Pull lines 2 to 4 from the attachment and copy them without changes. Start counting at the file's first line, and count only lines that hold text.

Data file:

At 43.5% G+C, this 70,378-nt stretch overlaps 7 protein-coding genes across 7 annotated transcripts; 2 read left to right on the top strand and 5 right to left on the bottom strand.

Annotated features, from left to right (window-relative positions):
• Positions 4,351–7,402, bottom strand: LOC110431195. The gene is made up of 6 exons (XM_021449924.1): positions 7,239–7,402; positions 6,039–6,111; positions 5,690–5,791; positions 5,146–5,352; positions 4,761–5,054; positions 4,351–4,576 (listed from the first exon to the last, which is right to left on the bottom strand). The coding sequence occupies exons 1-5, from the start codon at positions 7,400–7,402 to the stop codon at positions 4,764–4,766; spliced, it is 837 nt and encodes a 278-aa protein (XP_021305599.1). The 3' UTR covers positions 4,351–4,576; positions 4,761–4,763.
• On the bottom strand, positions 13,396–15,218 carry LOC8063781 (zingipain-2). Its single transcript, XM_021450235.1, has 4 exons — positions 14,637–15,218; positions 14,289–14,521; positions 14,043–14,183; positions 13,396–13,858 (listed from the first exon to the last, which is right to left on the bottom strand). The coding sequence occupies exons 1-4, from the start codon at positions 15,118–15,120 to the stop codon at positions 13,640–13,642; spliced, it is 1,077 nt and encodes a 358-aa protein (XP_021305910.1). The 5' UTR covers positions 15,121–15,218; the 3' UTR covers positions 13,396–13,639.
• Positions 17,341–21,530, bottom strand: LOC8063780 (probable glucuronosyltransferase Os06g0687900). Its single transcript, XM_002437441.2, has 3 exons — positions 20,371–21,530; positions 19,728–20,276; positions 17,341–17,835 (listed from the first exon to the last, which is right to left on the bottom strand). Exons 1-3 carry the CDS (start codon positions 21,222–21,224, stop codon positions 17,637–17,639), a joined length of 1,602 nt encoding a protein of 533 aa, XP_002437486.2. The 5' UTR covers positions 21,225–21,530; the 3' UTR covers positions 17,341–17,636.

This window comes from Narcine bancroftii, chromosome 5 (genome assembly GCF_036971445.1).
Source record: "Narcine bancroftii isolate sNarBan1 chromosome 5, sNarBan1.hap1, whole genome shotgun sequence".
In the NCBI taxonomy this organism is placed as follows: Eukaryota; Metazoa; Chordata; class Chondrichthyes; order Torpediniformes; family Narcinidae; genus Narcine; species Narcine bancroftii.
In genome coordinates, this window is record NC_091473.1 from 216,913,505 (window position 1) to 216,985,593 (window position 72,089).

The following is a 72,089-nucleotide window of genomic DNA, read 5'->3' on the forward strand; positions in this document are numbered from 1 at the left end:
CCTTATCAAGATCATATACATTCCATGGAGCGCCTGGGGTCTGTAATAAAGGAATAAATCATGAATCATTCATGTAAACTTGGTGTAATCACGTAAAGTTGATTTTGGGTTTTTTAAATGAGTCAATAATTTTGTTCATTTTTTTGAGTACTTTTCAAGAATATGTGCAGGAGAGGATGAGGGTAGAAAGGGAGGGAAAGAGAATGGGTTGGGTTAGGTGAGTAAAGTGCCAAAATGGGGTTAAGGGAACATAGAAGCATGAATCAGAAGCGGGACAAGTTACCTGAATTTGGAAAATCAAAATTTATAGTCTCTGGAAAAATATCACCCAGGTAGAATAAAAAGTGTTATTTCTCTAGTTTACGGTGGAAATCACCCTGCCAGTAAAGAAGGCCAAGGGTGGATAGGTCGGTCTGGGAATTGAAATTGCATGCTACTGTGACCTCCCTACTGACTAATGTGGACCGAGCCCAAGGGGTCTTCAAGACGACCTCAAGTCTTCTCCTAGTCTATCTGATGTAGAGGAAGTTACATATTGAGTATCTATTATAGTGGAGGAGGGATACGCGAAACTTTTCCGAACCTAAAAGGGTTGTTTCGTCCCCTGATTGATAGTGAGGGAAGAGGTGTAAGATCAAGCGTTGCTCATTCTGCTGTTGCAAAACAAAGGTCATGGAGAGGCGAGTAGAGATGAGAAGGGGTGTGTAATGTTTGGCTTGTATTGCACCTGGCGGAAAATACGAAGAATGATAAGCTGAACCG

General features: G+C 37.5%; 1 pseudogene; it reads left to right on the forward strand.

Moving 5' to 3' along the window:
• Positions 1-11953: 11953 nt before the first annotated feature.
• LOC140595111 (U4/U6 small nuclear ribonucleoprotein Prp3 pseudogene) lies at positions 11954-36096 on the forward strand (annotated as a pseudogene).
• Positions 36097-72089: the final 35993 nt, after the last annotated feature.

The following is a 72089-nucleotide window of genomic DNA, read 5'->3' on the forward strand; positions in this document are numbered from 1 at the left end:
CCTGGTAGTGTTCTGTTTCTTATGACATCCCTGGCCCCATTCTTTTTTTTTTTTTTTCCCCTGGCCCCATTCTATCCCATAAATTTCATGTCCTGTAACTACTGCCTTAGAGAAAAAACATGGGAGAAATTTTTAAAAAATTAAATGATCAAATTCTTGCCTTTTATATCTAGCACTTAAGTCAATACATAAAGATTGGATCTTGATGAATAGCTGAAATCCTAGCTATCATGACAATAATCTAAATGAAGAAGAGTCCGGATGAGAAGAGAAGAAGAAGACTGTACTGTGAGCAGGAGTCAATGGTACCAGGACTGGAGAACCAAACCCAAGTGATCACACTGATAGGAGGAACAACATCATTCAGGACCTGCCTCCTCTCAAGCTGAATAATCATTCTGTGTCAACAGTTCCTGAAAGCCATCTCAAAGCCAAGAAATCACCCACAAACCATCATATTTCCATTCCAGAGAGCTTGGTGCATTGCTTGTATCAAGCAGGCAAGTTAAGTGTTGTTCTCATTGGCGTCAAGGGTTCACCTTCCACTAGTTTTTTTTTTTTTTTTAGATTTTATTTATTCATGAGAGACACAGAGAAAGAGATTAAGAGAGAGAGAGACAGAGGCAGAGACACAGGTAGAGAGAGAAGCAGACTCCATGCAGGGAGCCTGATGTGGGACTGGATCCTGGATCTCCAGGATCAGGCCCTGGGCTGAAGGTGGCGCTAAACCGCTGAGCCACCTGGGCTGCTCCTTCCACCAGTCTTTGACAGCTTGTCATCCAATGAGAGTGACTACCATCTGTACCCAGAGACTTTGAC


Annotated features, from left to right (window-relative positions):
• Positions 4,351–7,402, bottom strand: LOC110431195. The gene is made up of 6 exons (XM_021449924.1): positions 7,239–7,402; positions 6,039–6,111; positions 5,690–5,791; positions 5,146–5,352; positions 4,761–5,054; positions 4,351–4,576 (listed from the first exon to the last, which is right to left on the bottom strand). The coding sequence occupies exons 1-5, from the start codon at positions 7,400–7,402 to the stop codon at positions 4,764–4,766; spliced, it is 837 nt and encodes a 278-aa protein (XP_021305599.1). The 3' UTR covers positions 4,351–4,576; positions 4,761–4,763.
• On the bottom strand, positions 13,396–15,218 carry LOC8063781 (zingipain-2). Its single transcript, XM_021450235.1, has 4 exons — positions 14,637–15,218; positions 14,289–14,521; positions 14,043–14,183; positions 13,396–13,858 (listed from the first exon to the last, which is right to left on the bottom strand). The coding sequence occupies exons 1-4, from the start codon at positions 15,118–15,120 to the stop codon at positions 13,640–13,642; spliced, it is 1,077 nt and encodes a 358-aa protein (XP_021305910.1). The 5' UTR covers positions 15,121–15,218; the 3' UTR covers positions 13,396–13,639.